Hilariously Bad Books

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Hilariously Bad Books

Books that are so bad that they're goowell, no. They're still pretty bad. But at least they're entertaining.

Twilight by Stephenie Meyer
The critically acclaimed novel that brought about the resurgence of vampiresbut not in the killer, neck-biting way like in the '90s. This is more in an angsty, hormonal teenager, sparkly kind of way. You read that right: sparkling vampires. Twilight introduces us to Isabella Swan, a boring downer who decides her home life isn't gloomy enough and instead of going through a Green Day phase like the rest of us, moves to Forks, Washington (yes that's actually a real place), to live with her father. Soon after Bella finds herself drawn to Edward Cullen, a pale boy with a dark secret (spoiler alert: he's a vampire) who hides his undying attraction to Bella by appearing utterly repulsed by her. Read along as Edward stalks and emotionally manipulates Bella until she falls into what teenagers think love is.  

A Deeper Love Inside by Sister Souljah 
Fans of The Coldest Winter Ever have waited years for Sister Souljah's follow-up to the '90s noveland if they can manage to drag themselves through the minutia that is little sister Porche's story, then they can see what's been up with the characters they actually care about. In an absolutely not-ridiculous tale, Porche, daughter of a big-time drug dealer who's currently incarcerated, fights to get back the not-completely-unfeasible family life she grew up with. Porche is serving an eight-year sentence in a juvenile facility but her wits, charm and streets smarts allow her to escape the facility, begin her fight to get her family back, and somehow the fact that she is only 10 years old is in no way at all a hindrance. Yes, this is completely possible: a 10-year-old is perfectly capable of all these things. What 10-year-old from a very wealthy background hasn't plotted a successful prison escape, evaded the law, cooked and cleaned for themselves and started a new life without the support or guidance of any of their family? A totally relatable classic tale with sprinkles of the characters you actually came for scattered throughout just enough to sucker you into finishing up the next chapter.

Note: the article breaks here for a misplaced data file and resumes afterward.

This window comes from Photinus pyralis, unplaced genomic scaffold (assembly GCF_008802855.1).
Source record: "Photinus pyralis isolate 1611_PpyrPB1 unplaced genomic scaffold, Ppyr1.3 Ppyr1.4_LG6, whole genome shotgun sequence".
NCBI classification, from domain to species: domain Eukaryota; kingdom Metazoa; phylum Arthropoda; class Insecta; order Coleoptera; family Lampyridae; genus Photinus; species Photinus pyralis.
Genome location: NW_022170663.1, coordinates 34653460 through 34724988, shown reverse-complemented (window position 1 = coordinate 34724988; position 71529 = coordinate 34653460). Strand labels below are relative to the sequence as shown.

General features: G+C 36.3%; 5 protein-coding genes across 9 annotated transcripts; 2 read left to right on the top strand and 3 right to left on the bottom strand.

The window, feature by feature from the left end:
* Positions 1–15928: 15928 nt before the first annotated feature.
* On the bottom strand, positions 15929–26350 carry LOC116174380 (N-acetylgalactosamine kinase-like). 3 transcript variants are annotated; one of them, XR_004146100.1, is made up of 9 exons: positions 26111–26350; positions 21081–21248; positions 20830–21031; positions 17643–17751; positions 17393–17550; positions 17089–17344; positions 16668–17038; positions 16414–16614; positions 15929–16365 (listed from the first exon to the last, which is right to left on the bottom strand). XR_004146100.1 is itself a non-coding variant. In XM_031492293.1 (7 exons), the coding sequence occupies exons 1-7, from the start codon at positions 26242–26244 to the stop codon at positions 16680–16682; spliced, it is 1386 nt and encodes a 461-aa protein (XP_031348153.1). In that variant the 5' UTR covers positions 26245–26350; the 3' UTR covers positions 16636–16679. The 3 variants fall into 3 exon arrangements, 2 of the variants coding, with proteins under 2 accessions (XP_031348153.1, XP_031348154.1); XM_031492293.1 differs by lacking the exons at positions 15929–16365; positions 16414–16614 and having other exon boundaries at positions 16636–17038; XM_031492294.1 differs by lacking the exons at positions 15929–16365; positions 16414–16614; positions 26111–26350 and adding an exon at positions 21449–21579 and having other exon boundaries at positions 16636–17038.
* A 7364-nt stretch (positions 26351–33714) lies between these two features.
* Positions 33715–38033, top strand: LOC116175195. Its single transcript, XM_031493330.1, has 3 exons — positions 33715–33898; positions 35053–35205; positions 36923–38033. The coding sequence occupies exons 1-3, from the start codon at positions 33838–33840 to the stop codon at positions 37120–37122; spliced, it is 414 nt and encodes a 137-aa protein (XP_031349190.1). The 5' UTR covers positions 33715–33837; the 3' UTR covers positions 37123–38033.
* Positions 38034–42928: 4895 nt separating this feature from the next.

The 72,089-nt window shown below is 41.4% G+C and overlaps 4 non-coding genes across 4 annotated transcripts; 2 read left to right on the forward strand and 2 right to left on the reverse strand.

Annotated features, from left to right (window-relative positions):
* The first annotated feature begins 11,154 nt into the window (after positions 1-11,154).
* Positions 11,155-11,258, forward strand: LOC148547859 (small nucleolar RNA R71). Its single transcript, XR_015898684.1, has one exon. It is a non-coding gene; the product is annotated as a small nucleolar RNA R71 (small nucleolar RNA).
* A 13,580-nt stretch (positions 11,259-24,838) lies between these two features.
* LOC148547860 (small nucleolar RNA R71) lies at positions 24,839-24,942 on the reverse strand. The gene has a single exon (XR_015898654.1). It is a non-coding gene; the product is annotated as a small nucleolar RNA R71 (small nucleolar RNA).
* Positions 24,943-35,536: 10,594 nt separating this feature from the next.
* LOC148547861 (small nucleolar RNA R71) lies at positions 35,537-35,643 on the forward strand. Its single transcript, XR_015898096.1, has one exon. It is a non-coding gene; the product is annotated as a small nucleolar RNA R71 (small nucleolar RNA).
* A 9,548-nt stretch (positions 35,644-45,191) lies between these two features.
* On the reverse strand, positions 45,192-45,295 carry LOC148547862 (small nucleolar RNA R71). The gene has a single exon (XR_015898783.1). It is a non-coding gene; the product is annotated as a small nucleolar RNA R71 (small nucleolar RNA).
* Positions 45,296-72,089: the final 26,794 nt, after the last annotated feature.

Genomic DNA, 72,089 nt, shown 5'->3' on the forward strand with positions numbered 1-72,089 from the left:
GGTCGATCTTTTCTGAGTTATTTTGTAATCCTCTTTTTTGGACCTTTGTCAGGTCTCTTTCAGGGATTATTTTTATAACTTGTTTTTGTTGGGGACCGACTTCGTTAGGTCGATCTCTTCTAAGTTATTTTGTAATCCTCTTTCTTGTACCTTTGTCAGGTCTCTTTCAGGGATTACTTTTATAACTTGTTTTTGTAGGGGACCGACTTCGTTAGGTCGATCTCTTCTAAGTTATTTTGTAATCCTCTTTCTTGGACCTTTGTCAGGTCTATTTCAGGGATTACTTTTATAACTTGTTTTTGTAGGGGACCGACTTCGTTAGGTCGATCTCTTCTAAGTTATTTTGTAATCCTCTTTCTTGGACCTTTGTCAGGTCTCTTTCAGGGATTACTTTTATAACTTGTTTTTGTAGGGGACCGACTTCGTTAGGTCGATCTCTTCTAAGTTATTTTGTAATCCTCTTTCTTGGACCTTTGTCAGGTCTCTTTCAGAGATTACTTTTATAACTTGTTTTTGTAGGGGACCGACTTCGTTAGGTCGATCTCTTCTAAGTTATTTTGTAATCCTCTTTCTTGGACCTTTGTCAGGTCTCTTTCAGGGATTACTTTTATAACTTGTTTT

50 Shades of Grey by E.L. James
Fan fiction from the literary powerhouse that was Twilight (that was sarcasm in case you missed it), 50 Shades of Grey tells a story of romance, seduction and possessive stalking passed off as love, hot enough to make bored soccer moms across the country melt out of their yoga pants. Meet Anastasia Steele, a mousy klutz who inexplicably attracts the attention of Christian Grey, an eccentric (read: weird and clingy) gazillionaire with dark (read: slightly above milquetoast) interests. Despite her initial hesitation, Christian relentlessly pursues Anastasia until he finally makes her relentahemI mean, until she decides to explore her boundaries. If you're too old for Twilight but would still like to read a horribly skewed and dangerous idea of "courting" someone, this is the book for you. 

This book is intended for maturebut boredaudiences.

Divergent by Veronica Roth
Would you like to read The Hunger Games, but, like, not really read the Hunger Games? Then this book is for you. Meet Tris, an insufferable teenager with a goofy name living in a dystopian future where everyone is divided into factions
wait... Are we sure this isn't The Hunger Games? Anyway, once Tris comes of age, she'll take an aptitude test to determine which faction she belongs to, but it doesn't matter because she can just decide which faction she wants to join. Introduce love interest, have them take down an unbelievably powerful government agency and then ride off on a train towards an uncertain future... Seriously, guys, is this not The Hunger Games?  

A Cure for Night by Justin Peacock
Do you want to learn more about the gritty, underbelly of the justice system in a highly urban area through the eyes of someone who has never met a person of color? Well, now you can. Joel Deveraux, a disgraced lawyer, finds himself in the Brooklyn Defenders office after a series of unfortunate events. Follow Deveraux as he learns the truth about how the justice system treats minorities through '70s caricatures and blatant stereotypes that you were sure were no longer socially acceptable. This book will keep you on the edge of your seat and have you wondering, "Is he allowed to say that?" over and over again.